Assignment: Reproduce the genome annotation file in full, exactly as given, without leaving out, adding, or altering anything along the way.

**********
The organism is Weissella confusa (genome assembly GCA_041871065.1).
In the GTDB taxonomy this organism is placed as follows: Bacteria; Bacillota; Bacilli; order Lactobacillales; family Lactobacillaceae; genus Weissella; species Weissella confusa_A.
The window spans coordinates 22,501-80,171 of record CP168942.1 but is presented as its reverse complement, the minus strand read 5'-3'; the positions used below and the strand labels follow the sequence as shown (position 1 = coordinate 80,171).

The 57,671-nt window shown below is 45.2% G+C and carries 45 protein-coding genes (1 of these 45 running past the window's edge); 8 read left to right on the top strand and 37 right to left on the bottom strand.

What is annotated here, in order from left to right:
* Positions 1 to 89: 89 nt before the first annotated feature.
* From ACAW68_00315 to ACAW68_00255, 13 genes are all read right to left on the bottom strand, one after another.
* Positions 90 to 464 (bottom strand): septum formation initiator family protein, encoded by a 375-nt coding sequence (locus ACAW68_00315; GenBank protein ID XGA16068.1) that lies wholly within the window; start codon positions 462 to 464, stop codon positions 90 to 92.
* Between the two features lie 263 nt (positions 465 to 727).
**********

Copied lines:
The organism is Weissella confusa (genome assembly GCA_041871065.1).
In the GTDB taxonomy this organism is placed as follows: Bacteria; Bacillota; Bacilli; order Lactobacillales; family Lactobacillaceae; genus Weissella; species Weissella confusa_A.
The window spans coordinates 22,501-80,171 of record CP168942.1 but is presented as its reverse complement, the minus strand read 5'-3'; the positions used below and the strand labels follow the sequence as shown (position 1 = coordinate 80,171).

The 57,671-nt window shown below is 45.2% G+C and carries 45 protein-coding genes (1 of these 45 running past the window's edge); 8 read left to right on the top strand and 37 right to left on the bottom strand.

What is annotated here, in order from left to right:
* Positions 1 to 89: 89 nt before the first annotated feature.
* From ACAW68_00315 to ACAW68_00255, 13 genes are all read right to left on the bottom strand, one after another.
* Positions 90 to 464 (bottom strand): septum formation initiator family protein, encoded by a 375-nt coding sequence (locus ACAW68_00315; GenBank protein ID XGA16068.1) that lies wholly within the window; start codon positions 462 to 464, stop codon positions 90 to 92.
* Between the two features lie 263 nt (positions 465 to 727).